Alaska Commissioner of Health and Social Services Bill Hogan says the Circumpolar Institute study is helpful and informative.

The study confirmed what the department believed regarding six of the seven root causes behind death in Alaska, he said.

As for the seventh root cause, climate change, Hogan said, “I think we are just beginning to understand the impact.”

The state has already had some success with reducing smoking, particularly among young people, and recently reported the fetal alcohol syndrome rate had come down by more than 50 percent, Hogan noted.

But it must do a better job of reducing the rates of obesity, unintended injuries and suicides, among other health concerns, Hogan said.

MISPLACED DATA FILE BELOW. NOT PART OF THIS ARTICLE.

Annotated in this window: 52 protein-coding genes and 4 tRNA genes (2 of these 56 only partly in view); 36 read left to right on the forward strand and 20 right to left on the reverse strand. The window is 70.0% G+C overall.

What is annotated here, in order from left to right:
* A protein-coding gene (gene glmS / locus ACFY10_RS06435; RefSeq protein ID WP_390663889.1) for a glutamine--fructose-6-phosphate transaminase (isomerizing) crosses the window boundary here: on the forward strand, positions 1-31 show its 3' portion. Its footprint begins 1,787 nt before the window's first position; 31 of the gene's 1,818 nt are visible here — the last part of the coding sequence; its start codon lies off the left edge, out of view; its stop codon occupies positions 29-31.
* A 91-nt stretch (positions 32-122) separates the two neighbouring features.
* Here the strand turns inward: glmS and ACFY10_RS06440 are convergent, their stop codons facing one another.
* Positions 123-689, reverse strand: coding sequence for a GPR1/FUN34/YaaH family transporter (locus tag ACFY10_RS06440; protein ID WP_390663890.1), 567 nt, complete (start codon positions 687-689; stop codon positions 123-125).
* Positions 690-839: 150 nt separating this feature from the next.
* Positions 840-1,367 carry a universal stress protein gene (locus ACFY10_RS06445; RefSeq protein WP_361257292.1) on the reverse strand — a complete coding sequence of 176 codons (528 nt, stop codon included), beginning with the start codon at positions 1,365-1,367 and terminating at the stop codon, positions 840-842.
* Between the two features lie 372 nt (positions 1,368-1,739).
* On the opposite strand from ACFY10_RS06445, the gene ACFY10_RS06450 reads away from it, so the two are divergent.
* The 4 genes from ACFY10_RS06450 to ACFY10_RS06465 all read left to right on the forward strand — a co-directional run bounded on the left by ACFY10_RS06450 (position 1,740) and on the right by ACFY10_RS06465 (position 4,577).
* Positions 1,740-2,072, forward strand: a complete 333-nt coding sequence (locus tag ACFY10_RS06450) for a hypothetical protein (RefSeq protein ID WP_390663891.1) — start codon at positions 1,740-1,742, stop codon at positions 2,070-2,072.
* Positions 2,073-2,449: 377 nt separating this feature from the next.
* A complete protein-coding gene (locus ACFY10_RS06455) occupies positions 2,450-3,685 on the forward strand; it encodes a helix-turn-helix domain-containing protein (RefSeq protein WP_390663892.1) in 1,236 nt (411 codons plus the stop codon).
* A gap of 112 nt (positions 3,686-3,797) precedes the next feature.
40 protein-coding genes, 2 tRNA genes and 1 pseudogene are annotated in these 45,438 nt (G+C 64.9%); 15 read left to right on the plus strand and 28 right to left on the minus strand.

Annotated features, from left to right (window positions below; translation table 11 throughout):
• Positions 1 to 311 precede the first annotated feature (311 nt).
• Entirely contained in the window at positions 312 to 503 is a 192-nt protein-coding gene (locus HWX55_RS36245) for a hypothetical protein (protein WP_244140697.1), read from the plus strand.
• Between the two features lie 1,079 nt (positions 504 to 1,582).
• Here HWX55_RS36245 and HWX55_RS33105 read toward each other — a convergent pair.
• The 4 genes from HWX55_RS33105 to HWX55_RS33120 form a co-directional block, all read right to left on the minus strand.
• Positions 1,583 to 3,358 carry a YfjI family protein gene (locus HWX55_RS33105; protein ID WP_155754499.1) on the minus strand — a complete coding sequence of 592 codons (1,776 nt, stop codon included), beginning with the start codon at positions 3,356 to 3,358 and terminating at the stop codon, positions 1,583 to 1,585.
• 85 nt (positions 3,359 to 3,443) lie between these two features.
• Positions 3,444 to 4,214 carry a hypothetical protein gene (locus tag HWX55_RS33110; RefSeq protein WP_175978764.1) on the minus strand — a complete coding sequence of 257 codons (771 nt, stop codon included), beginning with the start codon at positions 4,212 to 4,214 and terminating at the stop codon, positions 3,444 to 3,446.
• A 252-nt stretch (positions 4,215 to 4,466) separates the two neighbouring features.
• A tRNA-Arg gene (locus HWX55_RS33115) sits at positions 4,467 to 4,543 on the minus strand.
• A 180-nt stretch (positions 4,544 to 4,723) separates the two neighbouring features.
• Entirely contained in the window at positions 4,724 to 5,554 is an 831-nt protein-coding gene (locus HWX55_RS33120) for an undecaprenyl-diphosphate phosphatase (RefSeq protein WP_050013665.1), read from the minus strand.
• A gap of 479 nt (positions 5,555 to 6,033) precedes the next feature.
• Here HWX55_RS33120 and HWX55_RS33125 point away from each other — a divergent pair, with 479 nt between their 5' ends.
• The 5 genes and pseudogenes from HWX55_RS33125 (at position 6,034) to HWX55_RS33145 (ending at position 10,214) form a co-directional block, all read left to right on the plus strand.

Driscoll said his experience points to the need for both community-level efforts such as the suicide and addiction prevention efforts described in the Bethel region, and broader public information campaigns, among other efforts.

A national advertising campaign called the “truth campaign,” funded by a tobacco company settlement, shows how effective such efforts can be, said Driscoll, who was an evaluator of that campaign.

The campaign focused on some of the reasons young people smoke.

“That same model can be used for a whole host of problems – sniffing, alcohol – we can provide people with the information they require to change their behavior,” he said.